Saturday, July 07, 2007

The Other Child

I don't think about him much anymore, the other child, the one we thought we'd have, the almost ten-year-old who I imagine would right now be riding his skateboard up and down the sidewalk outside the house instead of the ten-year-old watching Elmo videos and flapping his arms excitedly. The one who would be bringing home math and social studies homework, instead of tracing the letters and coloring the balloons. The one who would be fighting with me about whether he was old enough to walk to Burger King with his friends instead of fighting with me about whether it's time to stop playing long enough to get a fresh diaper.


But if we'd had that child instead of the one we have, he would have started brushing aside my kisses a couple years ago, and would have long since outgrown sitting in my lap at bedtime and listening to a Thomas the Tank Engine story. He would probably no longer think that going to Grandma's house to swim was the coolest thing ever, or get excited about an airplane flying over. He'd probably no longer be happy to go to school, and anxious to show us his ability to recognize letters and numbers on signs.


I don't think about that other child much anymore.

When Sam was first born, and we knew there was Trouble, we got a lot of well-meant advice and platitudes meant to console. Everything from "I'm sure he'll be just fine in time," to "God must think you're very special people to give you this child to care for." Neither of which actually consoled. Nothing prepares you for a child with disabilities. The first and overriding emotion is one of being overwhelmed, "we can't possibly care for this child." But little by little (and in our case, with a lot of support and hand-holding from people who knew better) you get into the routines, you learn how to fight the insurance company to pay for all of the services they're supposed to but will initially deny, you learn about the services available, you learn how to handle an IEP, and you actually find ways to have a reasonably normal life. You find that--most of the time anyway--you can cope.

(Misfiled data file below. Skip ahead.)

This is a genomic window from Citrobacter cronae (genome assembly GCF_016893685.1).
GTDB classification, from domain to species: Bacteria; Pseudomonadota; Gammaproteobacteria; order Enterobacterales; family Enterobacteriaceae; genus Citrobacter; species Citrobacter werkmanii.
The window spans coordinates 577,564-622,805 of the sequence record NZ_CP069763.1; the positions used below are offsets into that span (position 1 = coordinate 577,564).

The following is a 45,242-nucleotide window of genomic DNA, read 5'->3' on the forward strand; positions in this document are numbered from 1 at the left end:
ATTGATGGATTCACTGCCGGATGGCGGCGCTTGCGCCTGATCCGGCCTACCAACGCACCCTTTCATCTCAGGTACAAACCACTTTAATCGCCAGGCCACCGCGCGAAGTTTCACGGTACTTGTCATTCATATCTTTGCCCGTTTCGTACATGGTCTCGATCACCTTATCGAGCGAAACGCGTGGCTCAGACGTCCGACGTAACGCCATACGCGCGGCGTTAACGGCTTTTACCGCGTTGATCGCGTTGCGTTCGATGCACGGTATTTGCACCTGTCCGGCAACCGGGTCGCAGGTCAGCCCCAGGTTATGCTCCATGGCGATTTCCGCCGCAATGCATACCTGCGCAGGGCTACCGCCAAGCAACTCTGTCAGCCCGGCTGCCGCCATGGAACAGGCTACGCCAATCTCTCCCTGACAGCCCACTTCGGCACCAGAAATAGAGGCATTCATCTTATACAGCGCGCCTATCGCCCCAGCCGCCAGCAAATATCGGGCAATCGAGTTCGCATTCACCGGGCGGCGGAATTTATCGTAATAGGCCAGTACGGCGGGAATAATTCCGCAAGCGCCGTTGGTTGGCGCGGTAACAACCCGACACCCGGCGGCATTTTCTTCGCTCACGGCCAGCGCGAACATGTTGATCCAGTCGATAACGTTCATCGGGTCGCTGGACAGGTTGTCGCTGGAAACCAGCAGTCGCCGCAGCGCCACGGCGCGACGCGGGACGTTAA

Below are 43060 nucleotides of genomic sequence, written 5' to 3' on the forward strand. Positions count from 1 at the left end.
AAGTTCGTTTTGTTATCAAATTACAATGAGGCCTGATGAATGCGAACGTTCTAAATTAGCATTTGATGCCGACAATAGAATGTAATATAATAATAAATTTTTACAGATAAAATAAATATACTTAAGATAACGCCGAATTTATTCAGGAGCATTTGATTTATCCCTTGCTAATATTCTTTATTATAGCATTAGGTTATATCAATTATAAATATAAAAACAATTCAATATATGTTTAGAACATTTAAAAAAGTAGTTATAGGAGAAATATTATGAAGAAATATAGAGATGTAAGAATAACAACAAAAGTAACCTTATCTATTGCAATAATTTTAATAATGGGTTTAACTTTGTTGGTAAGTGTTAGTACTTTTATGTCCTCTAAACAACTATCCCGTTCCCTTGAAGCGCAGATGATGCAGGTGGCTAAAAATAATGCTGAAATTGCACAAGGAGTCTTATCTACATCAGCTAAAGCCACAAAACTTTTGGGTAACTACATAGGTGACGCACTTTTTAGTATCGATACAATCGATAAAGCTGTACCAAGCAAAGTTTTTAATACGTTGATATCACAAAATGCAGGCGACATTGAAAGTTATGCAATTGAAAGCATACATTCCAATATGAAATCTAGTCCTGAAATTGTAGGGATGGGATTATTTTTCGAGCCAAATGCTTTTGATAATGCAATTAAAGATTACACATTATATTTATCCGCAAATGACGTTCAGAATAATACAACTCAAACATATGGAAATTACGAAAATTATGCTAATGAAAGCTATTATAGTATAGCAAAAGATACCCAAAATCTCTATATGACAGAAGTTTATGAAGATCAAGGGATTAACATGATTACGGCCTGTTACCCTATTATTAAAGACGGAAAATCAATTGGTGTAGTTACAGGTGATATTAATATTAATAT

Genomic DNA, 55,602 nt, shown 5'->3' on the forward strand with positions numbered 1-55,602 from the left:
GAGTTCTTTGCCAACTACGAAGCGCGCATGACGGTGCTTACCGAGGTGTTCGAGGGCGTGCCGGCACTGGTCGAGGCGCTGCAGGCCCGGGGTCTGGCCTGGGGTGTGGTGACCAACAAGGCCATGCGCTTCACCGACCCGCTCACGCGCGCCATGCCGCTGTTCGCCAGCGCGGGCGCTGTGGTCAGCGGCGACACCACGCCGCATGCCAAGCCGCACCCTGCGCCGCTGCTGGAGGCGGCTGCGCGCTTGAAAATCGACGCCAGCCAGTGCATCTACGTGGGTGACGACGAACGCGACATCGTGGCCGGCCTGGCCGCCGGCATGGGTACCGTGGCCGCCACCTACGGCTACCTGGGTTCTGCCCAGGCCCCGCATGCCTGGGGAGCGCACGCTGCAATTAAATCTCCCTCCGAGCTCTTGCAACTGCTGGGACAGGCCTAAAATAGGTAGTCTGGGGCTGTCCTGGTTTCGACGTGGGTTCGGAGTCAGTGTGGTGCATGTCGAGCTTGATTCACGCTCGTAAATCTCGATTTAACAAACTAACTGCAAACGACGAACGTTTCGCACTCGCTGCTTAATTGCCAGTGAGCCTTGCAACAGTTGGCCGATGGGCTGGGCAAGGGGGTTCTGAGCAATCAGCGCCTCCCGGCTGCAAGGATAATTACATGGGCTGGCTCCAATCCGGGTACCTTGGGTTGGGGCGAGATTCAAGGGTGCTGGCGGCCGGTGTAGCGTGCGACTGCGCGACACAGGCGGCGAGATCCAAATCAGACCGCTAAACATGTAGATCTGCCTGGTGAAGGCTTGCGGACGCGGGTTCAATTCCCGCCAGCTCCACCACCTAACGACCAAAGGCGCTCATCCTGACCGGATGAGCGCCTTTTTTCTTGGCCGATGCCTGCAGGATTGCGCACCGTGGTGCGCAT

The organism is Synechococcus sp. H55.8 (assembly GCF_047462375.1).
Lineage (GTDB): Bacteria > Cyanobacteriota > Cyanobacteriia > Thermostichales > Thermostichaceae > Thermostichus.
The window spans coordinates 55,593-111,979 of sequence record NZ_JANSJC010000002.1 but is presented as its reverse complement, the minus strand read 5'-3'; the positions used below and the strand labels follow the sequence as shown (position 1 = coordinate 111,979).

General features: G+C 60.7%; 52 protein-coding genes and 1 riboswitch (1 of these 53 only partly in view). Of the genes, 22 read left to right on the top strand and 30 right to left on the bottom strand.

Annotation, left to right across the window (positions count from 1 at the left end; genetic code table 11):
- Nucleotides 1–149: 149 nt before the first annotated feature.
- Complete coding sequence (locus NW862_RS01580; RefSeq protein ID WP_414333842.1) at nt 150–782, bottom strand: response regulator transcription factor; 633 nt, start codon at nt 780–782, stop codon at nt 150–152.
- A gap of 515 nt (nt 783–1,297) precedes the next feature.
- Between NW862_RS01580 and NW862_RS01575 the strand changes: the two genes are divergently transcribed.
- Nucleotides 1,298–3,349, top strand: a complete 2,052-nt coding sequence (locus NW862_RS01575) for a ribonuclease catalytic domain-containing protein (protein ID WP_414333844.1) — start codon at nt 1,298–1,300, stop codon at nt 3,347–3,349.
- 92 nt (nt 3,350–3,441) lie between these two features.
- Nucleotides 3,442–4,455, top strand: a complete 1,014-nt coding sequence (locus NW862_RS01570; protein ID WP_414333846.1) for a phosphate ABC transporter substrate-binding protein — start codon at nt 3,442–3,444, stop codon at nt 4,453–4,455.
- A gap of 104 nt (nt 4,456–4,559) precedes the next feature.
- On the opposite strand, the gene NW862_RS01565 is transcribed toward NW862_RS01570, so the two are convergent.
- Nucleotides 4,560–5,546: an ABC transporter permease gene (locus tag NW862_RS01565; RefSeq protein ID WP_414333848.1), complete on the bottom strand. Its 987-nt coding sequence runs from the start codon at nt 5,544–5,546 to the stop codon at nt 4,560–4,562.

There are some concerns looming: we're going through some behavioral issues right now (hitting or yelling when frustrated) that we're working on but that could be serious as he gets bigger and hits adolescence (when the testosterone kicks in, dialing up the aggression), finding living arrangements for him as an adult where he will be well cared for, and setting up finances/trusts so that he will continue to be cared for once we're gone and won't be at the mercy of whatever form of "compassionate conservatism" is carrying the day. That last is the one that worries us the most.

But then, I imagine we'd be worrying about some of this even if he were the other child.

4 Comments:

Blogger Maya's Granny said...

When the dreamed of child becomes the child with the disability, everything in your life changes. All parents look to the future with trepidation, but most of us can look forward to the day when our children no longer need us.

Do you read Angry Black Bitch? She is responsible for her autistic brother and sometimes talks about it.

12:43 PM  
Blogger Deja Pseu said...

I've read ABB periodically, but not consistently, and have missed her references to this. I'll have to pay more attention.

3:24 PM  
Blogger Linda Atkins said...

This is a lovely, poignant, loving post. I'm enjoying your blog!

1:46 PM  
Blogger Deja Pseu said...

Thanks, Linda!

2:03 PM  

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